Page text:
One of the goals in operating any IT system is to make it available 100% of the time.
Having the best of the best of the best hardware to ensure reliability is not good enough, because every piece of hardware is limited in the amount of data it can handle.
At some point it is therefore necessary to scale the system horizontally by adding more hosts with the same code deployed to allow handling more load. This approach works really well for request based systems where the system only has to do work in response to being triggered from another source.
An example for this is a simple HTTP host which listens and waits for a request to arrive. The more hardware, the more of such requests can be handled. If any of the hosts goes down, there are enough others to fill in for it. Scaling a system like this works quite well (ignoring any issues that may arise from a database not being able to handle the load).
Regular Time Triggered Tasks
Next to this request-based kind of work, there is also work that has to be executed within a certain time period. The easiest way to achieve regular time based execution is usually cron, which can be found or easily installed for most operating systems (Note: it may be called something else on non-unix systems). The simplicity and reliability of cron, as well as our familiarity with it was the reason we decided to use cron for code that has to be executed automatically on a regular basis. This can be daily at a certain time, monthly or even every minute.
Unfortunately cron is not built for distributed systems where each application runs on countless hosts. Cron is built to run on a single host and to execute a defined program at the time when the configured pattern matches. Therefore we started out with selecting a single host which would handle the cronjob execution.
This worked great 99% of the time. In rare occassions this host may not be able to execute the cronjobs for a while. Such occassions can include a host going down unexpectedly as well as for maintenance reasons. For important tasks this is simply not acceptable. Same as for request based applications a possible solution is to simply run the cronjobs on more than one host.
In many places our cronjobs were written in a way that assumed that the code is only running once at the same time. Rewriting the code in such a manner that it can handle being executed more than once is one option to solve this problem. In many cases that is easier said than done. Ensuring that code is run at most once at the same time can be achieved in easier ways, especially if one wants to avoid having to solve it for every cronjob individually.
We looked around a bit and came across systems like dkron, chronos, and rundeck.
Neither of those solutions suited us very well in terms of setup required for our existing system and for adding the additional costs of maintaining it.
Idea: Utilizing Consul
Fortunately we previously added consul to our system. The short term goal was to manage the configuration state for our database cluster. The long term goal was to store configuration state for our other software. For this additional usecase consul also provided a feature that is a perfect fit: Locks. Consul locks allow to retrieve a key and to lock it so that noone else may receive a lock for it in the meantime. Consul will ensure that this is propagated through the cluster and to enforce that other instances of a cronjob will not receive the same lock.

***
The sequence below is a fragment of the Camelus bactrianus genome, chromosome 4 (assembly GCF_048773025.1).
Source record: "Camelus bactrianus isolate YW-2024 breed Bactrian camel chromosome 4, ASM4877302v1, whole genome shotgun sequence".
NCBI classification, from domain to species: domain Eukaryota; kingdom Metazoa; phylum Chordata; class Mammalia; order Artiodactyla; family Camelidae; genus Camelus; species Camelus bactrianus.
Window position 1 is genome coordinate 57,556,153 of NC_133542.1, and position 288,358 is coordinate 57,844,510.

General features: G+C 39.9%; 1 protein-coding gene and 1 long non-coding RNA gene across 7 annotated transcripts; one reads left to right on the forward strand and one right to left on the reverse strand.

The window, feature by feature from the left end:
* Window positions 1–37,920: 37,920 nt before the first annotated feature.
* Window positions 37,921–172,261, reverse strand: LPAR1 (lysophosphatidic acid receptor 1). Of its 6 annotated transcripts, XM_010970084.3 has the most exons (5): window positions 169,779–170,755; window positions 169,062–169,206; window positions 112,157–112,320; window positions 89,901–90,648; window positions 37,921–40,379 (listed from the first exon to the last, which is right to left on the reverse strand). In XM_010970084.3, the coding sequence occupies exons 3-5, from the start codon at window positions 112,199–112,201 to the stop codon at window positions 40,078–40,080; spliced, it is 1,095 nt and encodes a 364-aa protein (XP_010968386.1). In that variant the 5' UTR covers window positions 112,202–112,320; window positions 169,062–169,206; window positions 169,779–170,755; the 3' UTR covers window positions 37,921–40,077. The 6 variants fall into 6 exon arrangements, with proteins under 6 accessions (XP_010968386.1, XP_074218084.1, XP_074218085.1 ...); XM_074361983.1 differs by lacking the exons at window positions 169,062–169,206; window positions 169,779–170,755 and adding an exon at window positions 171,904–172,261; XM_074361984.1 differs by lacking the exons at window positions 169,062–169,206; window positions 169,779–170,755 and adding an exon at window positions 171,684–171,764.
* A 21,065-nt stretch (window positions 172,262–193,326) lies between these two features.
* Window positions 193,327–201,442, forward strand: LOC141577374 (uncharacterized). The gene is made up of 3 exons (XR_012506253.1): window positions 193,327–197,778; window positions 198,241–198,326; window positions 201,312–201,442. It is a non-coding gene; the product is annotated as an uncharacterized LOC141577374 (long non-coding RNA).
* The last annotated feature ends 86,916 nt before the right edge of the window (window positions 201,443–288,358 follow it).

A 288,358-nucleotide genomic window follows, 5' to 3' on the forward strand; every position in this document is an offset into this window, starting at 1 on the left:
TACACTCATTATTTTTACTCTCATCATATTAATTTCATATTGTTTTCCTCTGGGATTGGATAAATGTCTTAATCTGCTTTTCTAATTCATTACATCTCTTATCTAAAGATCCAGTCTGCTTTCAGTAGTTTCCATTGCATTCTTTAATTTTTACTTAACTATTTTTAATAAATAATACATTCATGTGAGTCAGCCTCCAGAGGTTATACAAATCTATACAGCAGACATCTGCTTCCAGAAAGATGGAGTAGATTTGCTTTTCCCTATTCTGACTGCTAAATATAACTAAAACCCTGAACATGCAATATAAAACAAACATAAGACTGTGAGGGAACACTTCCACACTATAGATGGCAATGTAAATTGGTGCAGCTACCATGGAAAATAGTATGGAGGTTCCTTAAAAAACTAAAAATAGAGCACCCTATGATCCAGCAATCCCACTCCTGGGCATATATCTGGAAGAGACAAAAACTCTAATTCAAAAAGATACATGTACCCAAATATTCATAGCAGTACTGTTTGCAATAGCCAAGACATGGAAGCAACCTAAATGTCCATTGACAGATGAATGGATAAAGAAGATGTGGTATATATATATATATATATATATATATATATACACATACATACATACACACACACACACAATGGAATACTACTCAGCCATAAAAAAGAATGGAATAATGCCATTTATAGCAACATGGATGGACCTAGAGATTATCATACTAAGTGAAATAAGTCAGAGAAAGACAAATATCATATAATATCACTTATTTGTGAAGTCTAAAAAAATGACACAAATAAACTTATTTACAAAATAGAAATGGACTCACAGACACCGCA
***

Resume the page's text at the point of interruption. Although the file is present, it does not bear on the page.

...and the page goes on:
Adding this as code for every single cronjob would have been a lot of work though. In the best case a cronjob should not care where it is executed. It also shouldn't have to worry about other instances of itself running on another host.
Therefore we developed cronlocker. The purpose of cronlocker is to wrap an existing command and to try to get a lock on the configured key from consul. If the lock can be obtained, cronlocker will execute the command. If the lock cannot be obtained, cronlocker will simply stop there and leave it be.
After implementing cronlocker we only had to wrap it around all our cronjob commands without any need to adjust the actual logic for this.
Wrapping these could be easily done as follows:
# usage: cronlocker -key=<consul key> <command> # command before wrapping: bundle exec rake general:generate_invoices # command after wrapping: cronlocker -key=lock/invoicing/general_generate_invoices bundle exec rake general:generate_invoices
More detailed usage information can be found in the github repo: https://github.com/Barzahlen/cronlocker
We started deploying cronlocker by adding it on one host for a few selected cronjobs. After seeing that this did not cause any issues and the cronjobs still ran as well as they did before, we started rolling out cronjobs on multiple hosts. At first on two additional ones. The result was visible soon afterwards: we did not only receive log data for the cronjobs on a single host but rather saw it distribute across multiple hosts.
This can be seen in the following picture, where the three different colors represent the hosts on which a particular cronjob was executed over time.
At first it only ran on a single host. Later it only runs on the original host some of the time.
cron execution redistribution after deploying cronlocker. Different colors represent different hosts
cronlocker is a very simple tool with an easy setup (if you do not count consul) which can be used with any type of task that might be executed by cron.
It helped us run cronjobs on multiple hosts without having to adjust each of them indiviually to ensure that not more than one instance of it may run at once. We can now take down and re-deploy hosts much easier without having to do as much preparation beforehand for regular running tasks.
One thing that remains to be solved is ensuring that a task was successfully executed and did not fail mid execution after having acquired the lock.